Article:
The most controversial item on North Charleston's City Council agenda was dealt with Thursday in a way that fell just short of being a back-room deal.

It was more like a back-room discussion.

As residents of the Lake Palmetto townhome development addressed the council, one after another, to oppose plans to rezone nearly 40 acres adjacent to their community for "heavy industrial" use, here's what happened.

Mayor Keith Summey and Reid Banks, owner of Banks Construction Company and the land at issue in the zoning case, suddenly headed into the conference room behind the City Council chambers along with Banks' lawyer, Jonathan Yates.

Their departure came as a lawyer hired by the Lake Palmetto homeowners was questioning why the construction company needed a zoning change that "would cause immediate reductions in property values and put a black cloud over that whole area."

As the crowd murmured about the mayor and the property owner going into the back room during the public discussion, council members peered over their shoulders to see what was up, and at least two councilmen headed for the conference room to see what was going on.

After about five minutes the mayor returned.

"We're going to sit down with the owner of the property (Banks) and their attorney and see if a different solution is possible," he told the audience.

Banks Construction and residents of Lake Palmetto have had issues in the past, because the large construction firm - which just about everyone points out was there first - creates noise and dust at all hours as it makes asphalt and breaks up cement and loads and unloads trucks.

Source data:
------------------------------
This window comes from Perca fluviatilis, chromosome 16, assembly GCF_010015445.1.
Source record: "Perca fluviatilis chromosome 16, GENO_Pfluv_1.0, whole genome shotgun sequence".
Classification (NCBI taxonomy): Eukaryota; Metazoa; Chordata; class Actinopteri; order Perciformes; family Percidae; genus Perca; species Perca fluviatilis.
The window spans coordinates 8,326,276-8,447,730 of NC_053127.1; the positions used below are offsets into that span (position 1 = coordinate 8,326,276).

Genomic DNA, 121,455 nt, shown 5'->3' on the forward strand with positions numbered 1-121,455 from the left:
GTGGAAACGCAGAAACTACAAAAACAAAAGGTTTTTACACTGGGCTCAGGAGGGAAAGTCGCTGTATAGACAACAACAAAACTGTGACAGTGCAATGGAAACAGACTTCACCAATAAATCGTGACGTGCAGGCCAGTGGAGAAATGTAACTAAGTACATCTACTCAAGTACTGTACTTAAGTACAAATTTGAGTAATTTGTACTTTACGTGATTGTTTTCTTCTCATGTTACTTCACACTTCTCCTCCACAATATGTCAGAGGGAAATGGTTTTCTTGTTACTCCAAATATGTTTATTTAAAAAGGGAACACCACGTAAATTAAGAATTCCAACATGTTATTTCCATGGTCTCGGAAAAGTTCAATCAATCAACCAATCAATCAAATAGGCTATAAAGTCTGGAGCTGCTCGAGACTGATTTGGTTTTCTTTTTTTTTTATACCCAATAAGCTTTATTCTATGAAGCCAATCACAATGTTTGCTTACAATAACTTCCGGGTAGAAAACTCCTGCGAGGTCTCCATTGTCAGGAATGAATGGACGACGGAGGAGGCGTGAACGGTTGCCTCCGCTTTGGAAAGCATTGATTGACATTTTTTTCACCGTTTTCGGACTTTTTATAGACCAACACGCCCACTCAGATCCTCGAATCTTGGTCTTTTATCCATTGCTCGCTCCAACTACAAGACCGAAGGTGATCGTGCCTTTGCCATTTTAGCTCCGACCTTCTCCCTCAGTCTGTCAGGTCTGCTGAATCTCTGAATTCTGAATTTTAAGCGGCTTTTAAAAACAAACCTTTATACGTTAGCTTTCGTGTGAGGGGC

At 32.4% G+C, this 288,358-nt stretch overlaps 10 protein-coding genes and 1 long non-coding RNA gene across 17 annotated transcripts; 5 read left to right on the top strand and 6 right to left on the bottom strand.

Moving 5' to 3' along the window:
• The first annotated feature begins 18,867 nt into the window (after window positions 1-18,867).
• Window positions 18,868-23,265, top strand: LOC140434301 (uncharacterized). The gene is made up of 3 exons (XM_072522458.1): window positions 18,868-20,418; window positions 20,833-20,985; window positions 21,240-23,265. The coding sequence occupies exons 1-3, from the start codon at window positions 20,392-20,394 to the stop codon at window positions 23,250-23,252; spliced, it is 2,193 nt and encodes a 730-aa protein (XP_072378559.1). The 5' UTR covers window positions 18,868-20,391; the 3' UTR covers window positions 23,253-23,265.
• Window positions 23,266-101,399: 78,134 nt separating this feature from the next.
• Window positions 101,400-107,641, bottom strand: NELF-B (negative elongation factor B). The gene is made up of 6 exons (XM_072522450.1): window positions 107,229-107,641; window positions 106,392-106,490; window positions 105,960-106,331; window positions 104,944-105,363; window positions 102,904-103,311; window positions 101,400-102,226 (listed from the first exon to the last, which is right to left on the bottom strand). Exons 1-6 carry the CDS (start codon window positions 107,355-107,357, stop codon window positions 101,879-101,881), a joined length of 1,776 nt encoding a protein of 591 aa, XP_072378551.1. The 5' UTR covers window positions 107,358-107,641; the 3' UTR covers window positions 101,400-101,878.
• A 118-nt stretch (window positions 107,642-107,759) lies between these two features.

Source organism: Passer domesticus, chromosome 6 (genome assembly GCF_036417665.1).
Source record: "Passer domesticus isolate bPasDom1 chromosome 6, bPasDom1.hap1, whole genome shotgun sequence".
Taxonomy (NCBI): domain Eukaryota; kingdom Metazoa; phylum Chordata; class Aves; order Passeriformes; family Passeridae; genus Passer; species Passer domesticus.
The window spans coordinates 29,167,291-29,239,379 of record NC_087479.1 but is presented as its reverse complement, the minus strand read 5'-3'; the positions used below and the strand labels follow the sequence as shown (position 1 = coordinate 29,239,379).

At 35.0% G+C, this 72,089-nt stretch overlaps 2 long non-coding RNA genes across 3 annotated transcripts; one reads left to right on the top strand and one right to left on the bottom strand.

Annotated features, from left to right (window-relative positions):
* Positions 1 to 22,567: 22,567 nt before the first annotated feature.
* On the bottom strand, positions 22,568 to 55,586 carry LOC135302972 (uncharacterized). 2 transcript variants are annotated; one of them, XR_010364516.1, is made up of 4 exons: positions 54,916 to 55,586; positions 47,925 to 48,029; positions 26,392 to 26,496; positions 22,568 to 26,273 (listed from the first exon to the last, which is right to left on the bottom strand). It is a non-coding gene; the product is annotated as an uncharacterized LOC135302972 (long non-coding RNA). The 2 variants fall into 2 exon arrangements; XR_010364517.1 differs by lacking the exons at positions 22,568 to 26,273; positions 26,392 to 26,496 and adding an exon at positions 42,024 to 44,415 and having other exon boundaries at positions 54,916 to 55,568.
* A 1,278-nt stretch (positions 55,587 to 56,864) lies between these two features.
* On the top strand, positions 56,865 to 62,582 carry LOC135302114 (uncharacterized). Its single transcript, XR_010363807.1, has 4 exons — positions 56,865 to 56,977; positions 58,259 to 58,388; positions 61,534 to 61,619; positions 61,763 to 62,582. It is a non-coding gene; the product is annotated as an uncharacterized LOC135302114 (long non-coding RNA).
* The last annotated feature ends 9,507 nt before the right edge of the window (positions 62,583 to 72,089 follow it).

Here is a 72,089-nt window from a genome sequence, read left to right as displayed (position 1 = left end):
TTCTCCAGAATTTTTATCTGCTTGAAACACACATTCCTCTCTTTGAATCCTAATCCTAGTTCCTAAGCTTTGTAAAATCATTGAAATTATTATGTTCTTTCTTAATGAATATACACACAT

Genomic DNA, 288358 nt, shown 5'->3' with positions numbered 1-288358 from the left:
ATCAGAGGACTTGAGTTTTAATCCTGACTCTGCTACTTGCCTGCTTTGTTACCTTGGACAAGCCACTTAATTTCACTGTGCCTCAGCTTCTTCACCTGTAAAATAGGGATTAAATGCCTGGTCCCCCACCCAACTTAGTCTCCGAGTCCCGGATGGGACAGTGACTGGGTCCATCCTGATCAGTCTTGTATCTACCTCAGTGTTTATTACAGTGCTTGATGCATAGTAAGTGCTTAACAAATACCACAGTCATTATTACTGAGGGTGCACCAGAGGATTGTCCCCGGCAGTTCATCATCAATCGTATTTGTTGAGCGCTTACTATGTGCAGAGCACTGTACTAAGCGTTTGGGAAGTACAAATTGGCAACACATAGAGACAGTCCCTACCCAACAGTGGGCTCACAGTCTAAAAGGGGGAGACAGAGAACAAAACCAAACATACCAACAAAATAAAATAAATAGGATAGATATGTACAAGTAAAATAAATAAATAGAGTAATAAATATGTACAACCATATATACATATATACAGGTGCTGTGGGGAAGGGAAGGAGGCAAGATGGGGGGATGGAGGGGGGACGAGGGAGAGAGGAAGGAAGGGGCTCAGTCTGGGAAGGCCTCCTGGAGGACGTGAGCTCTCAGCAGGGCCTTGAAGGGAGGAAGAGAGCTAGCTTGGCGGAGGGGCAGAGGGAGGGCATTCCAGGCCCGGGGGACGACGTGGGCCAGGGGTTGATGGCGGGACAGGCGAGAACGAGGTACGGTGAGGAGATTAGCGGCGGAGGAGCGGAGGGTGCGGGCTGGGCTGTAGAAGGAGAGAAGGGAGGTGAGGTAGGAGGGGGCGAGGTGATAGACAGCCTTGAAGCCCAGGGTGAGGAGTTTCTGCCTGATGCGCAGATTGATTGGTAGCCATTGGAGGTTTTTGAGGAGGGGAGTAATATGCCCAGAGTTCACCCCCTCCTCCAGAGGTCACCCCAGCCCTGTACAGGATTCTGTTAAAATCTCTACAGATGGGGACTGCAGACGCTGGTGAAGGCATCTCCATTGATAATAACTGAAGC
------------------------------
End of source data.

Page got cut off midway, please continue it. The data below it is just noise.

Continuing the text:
The current issue is that Banks Construction and affiliated companies want their land rezoned for heavy industrial use, apparently to protect their use of the properties, which is currently allowed as a "grandfathered" situation. Residents of the adjacent Lake Palmetto community said they have no problem with Banks Construction and their ongoing operations, but oppose industrial zoning because it would lower their property values, and in the future could allow just about anything on the land if the construction firm were to leave.

"Hopefully, there is a way to accomplish the wishes of both sides," Summey said.

The mayor and the council member representing the area, Dot Williams, have already made it clear they would support the rezoning if there's no other solution acceptable to Banks Construction. They also both said the city plans to build a sound wall between the properties, saying it's the city's fault that Lake Palmetto was allowed to be developed.

Banks Construction is a large firm that's won multi-million-dollar public contracts in the area to build and resurface roads, such as Palmetto Commerce Parkway and the Isle of Palms Connector. The company is in the process of annexing a 4.5-acre property into the city of North Charleston, adding to the city's tax base.

Banks Construction's president and attorney said earlier this week that the company didn't need the "heavy industrial" zoning in order to continue current operations, and the company had no plan to change what it does at that location.

Summey said that if it appears a compromise is possible, at that point he'll invite the homeowners' lawyer to join in the discussion.

"We want to work with Mr. Banks and his company," Lake Palmetto resident Richard Brewer said. "We want them to succeed."

The issue comes up next at a City Council committee meeting Dec. 19.

Reach David Slade at 937-5552